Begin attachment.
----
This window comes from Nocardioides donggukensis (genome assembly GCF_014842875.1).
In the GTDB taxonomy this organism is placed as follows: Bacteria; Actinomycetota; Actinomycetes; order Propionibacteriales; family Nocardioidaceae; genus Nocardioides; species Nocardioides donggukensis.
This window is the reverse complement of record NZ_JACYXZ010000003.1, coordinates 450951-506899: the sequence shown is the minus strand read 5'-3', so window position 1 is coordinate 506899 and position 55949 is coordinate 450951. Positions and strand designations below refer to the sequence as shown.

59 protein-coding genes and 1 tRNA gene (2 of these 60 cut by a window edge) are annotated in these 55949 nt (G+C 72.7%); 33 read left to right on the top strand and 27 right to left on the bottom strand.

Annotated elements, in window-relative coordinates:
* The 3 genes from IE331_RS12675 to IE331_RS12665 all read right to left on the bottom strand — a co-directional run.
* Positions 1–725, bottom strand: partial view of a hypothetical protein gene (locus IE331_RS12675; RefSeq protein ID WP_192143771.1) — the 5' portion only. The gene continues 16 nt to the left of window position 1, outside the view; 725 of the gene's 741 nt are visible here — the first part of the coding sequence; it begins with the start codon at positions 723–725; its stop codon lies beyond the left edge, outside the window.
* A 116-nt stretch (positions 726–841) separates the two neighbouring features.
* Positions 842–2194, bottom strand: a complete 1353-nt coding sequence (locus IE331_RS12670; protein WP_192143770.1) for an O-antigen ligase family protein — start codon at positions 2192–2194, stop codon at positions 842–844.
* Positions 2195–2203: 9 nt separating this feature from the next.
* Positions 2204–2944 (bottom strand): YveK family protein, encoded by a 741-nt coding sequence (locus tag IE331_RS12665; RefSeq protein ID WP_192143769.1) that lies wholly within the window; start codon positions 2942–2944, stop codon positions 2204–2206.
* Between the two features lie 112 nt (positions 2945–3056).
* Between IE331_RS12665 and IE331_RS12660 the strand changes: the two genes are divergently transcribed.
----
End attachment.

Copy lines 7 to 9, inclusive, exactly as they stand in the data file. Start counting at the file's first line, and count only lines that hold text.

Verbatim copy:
* Positions 1–725, bottom strand: partial view of a hypothetical protein gene (locus IE331_RS12675; RefSeq protein ID WP_192143771.1) — the 5' portion only. The gene continues 16 nt to the left of window position 1, outside the view; 725 of the gene's 741 nt are visible here — the first part of the coding sequence; it begins with the start codon at positions 723–725; its stop codon lies beyond the left edge, outside the window.
* A 116-nt stretch (positions 726–841) separates the two neighbouring features.
* Positions 842–2194, bottom strand: a complete 1353-nt coding sequence (locus IE331_RS12670; protein WP_192143770.1) for an O-antigen ligase family protein — start codon at positions 2192–2194, stop codon at positions 842–844.